"The Idol" stars Lily-Rose Depp as a tormented pop star who is easily lured into a trap laid by a sinister nightclub owner named Tedros (Abel "the Weeknd" Tesfaye). But behind the scenes of the TV series, Depp knew better than to get too close to Tesfaye when he was in "full Tedros mode."
"I don't think anybody went full method — nobody lost their minds," Depp recently told Entertainment Weekly.
"Well, sometimes when Abel would get — I don't want to reveal too much about where Abel's character goes, but when he would be in full Tedros mode sometimes, I would steer clear of him. I'd be like, 'He's in his zone right now.'"
The scandal-ridden HBO drama finally debuted on Sunday after months of anticipation and lore surrounding its allegedly rocky production process and problematic themes. The series has been billed as a follow-up to HBO's "Euphoria" — the gritty teen drama created by Sam Levinson, who co-created "The Idol" with Tesfaye and Reza Fahim.
In March, Rolling Stone reported that "The Idol" was beset with constant filming delays, reshoots, rewrites and other setbacks — including the abrupt departure of original series director Amy Seimetz, who was replaced by Levinson after Tesfaye allegedly felt that the show was leaning too hard into a "female perspective."
According to Depp, however, "the vibe on set was quite lighthearted" for a show that "does ... explore darker themes and has some pretty heavy emotional moments."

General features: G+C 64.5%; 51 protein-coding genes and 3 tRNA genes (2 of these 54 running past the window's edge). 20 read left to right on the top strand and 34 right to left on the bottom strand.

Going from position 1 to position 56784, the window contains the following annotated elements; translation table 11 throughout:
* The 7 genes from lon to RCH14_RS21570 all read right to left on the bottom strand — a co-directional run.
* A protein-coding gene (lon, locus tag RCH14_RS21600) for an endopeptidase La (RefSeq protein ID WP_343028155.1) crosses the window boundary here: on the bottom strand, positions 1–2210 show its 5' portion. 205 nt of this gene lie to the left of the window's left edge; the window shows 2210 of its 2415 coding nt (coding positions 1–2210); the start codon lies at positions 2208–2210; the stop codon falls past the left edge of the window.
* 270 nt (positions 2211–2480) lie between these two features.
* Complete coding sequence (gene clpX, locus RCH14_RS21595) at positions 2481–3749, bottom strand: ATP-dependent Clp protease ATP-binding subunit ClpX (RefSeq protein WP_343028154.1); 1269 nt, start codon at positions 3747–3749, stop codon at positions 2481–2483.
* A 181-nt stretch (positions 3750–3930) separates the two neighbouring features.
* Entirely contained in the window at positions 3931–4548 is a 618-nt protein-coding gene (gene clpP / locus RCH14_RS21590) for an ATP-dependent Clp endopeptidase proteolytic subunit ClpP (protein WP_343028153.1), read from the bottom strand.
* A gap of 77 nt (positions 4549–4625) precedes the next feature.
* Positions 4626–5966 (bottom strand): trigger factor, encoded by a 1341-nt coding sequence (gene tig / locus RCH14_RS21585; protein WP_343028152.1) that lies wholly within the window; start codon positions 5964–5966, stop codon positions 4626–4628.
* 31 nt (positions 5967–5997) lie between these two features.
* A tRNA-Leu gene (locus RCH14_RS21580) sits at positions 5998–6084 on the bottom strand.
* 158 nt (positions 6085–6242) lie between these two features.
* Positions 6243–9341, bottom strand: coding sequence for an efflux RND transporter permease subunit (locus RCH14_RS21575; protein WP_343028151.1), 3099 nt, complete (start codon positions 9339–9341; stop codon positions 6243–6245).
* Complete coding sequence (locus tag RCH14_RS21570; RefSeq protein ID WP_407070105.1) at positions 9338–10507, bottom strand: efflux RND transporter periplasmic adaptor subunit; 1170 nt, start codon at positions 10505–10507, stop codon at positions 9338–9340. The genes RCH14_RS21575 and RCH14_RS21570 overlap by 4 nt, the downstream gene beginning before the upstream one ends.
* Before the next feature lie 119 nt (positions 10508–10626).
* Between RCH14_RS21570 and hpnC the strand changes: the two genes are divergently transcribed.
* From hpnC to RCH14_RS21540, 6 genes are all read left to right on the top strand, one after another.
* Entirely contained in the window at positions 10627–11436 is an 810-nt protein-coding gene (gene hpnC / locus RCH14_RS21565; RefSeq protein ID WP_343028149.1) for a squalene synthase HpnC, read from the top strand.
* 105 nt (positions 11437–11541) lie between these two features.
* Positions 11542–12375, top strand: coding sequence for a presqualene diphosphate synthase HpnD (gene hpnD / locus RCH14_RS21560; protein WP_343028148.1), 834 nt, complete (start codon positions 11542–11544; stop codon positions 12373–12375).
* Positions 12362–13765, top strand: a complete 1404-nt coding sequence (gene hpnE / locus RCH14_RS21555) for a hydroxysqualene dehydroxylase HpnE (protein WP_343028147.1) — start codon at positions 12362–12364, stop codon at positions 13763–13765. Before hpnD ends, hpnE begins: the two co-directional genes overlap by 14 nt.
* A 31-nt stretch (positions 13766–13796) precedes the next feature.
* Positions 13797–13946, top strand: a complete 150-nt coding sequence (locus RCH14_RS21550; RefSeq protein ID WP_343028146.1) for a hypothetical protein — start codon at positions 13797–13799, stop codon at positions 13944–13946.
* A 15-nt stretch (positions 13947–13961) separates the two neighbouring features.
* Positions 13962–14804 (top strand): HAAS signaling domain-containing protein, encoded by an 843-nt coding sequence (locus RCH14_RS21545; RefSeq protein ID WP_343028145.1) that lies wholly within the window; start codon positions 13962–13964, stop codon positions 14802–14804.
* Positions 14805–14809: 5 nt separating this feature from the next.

"We're all really good friends and we all are similar people and really understand each other," the 24-year-old actor, who's Johnny Depp and Vanessa Paradis' daughter, told EW.
"We were having a lot of laughs, listening to a lot of music, dancing around, and that kind of energy is what made the heavier moments easier and possible, because whenever you knew that there was a bigger, emotional scene coming up, you felt like you were surrounded by people that you feel comfortable with, people that have your back, and you feel that in the show."
Depp was among multiple "Idol" cast members who brushed off the Rolling Stone exposé, which quoted sources likening the series to "torture porn" and a "rape fantasy." After the article came out, Depp said in a statement that she found it "interesting that people have so much to say about the show already, and they haven't even seen it."
Tesfaye also responded to the controversy by sharing a clip from "The Idol," in which the characters mock the legacy music publication, and writing, "Rolling Stone, did we upset you?"
Last month, the series premiered at the Cannes Film Festival, where Levinson didn't seem at all deterred by the negative press coverage. The show received a five-minute standing ovation at the event and dreadful reviews — amounting to a 25% rotten rating on Rotten Tomatoes.
"When my wife read me the article, I looked at her and said, 'I think we're about to have the biggest show of the summer,'" Levinson told reporters at the festival.
"We know we're making a show that's provocative. ... What was in [the article] felt completely foreign to me, but I know who I am. There's two jobs in this business, there's the work and there's the managing of the persona, and managing the persona is not interesting to me because it takes away time and energy from the work."